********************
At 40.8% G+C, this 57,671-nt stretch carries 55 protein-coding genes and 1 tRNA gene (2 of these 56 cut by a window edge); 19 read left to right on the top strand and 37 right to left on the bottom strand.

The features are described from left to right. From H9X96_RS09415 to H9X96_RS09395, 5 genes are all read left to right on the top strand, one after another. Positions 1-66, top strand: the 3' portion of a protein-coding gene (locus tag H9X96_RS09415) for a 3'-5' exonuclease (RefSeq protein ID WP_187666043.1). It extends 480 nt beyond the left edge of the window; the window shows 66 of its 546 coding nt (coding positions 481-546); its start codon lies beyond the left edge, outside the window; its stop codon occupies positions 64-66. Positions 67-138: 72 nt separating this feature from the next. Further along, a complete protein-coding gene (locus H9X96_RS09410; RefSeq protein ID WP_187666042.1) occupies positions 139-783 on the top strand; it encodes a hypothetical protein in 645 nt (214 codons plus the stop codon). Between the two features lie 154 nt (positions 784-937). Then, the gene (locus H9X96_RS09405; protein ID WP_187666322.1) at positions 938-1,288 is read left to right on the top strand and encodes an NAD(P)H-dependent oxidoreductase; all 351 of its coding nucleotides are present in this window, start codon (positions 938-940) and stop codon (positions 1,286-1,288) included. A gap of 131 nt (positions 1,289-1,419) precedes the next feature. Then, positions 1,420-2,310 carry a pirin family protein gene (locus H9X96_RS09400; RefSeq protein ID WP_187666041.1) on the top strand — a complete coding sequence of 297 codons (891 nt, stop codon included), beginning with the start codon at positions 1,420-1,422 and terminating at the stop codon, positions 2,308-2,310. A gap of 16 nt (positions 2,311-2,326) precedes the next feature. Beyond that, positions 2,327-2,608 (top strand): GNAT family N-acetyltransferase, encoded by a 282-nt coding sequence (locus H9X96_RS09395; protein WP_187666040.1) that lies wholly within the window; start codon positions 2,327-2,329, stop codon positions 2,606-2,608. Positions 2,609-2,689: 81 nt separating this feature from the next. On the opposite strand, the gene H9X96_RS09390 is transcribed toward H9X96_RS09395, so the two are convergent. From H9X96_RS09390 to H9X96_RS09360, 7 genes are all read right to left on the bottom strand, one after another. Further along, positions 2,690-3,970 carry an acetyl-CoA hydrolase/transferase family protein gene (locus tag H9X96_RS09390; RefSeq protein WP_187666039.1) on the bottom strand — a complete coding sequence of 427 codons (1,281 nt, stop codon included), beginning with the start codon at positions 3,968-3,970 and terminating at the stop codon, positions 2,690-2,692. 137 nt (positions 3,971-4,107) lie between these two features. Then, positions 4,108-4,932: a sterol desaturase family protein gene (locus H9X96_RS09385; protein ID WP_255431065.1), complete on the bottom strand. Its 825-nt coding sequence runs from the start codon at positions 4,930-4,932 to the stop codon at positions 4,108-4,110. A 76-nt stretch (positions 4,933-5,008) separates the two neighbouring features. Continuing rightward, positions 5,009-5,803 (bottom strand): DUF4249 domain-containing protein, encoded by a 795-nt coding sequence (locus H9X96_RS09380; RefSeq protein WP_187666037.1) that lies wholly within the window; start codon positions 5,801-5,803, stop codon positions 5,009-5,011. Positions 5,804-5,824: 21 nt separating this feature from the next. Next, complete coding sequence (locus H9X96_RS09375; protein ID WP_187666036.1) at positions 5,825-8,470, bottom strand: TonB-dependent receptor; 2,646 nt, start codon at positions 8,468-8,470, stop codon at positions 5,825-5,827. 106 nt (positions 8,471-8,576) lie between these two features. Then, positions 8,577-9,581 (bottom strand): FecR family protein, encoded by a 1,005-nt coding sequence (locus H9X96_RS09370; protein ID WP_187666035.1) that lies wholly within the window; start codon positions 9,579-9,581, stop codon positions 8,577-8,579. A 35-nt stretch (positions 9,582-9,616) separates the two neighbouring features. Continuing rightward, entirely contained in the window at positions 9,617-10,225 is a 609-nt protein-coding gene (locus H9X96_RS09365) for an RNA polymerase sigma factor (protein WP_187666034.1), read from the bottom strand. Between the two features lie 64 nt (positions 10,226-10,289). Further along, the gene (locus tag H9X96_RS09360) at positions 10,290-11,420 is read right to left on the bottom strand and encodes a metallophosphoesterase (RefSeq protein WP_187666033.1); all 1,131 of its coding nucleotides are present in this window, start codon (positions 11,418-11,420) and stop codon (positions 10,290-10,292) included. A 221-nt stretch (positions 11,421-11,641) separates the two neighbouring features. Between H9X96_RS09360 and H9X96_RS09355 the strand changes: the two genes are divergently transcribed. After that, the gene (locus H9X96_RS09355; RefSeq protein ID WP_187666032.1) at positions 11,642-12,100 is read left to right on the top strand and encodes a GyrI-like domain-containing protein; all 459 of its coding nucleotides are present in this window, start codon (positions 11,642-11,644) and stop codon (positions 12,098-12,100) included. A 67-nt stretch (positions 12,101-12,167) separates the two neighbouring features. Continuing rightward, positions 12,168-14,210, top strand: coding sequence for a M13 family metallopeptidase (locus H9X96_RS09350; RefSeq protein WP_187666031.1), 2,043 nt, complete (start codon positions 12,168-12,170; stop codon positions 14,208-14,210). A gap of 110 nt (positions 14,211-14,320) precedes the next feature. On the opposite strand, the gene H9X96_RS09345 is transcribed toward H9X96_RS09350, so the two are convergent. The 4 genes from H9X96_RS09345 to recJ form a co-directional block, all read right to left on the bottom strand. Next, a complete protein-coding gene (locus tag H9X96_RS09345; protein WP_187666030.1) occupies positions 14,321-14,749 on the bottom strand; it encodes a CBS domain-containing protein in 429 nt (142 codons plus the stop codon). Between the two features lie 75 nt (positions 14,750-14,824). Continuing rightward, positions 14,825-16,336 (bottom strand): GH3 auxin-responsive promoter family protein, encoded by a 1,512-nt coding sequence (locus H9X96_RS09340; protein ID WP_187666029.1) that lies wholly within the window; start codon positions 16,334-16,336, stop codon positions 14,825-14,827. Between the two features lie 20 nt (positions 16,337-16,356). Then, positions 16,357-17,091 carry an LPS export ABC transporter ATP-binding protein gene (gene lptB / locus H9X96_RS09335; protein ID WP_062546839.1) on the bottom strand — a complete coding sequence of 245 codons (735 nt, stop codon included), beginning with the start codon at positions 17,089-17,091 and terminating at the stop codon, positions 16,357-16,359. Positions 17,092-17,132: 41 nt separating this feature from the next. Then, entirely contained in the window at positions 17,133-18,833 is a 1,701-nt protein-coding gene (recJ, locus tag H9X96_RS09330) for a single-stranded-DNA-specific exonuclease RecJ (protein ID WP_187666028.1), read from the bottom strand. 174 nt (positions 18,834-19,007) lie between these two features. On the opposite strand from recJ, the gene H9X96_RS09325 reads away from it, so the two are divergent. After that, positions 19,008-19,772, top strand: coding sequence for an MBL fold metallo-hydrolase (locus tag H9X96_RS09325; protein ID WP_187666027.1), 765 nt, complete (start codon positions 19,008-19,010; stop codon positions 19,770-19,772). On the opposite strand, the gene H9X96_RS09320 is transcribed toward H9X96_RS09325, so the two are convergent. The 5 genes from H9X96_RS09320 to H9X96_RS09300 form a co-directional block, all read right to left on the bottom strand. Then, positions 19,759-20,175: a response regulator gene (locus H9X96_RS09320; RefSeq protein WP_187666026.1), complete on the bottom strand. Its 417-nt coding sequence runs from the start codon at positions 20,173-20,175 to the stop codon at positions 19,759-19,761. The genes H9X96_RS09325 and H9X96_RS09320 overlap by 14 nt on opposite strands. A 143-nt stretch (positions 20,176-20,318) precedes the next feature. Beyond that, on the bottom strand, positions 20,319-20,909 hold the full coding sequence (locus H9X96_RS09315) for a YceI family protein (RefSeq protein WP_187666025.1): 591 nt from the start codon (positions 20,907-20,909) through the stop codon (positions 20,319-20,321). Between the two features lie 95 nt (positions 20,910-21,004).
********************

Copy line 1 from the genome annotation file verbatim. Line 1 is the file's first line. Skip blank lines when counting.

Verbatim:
At 40.8% G+C, this 57,671-nt stretch carries 55 protein-coding genes and 1 tRNA gene (2 of these 56 cut by a window edge); 19 read left to right on the top strand and 37 right to left on the bottom strand.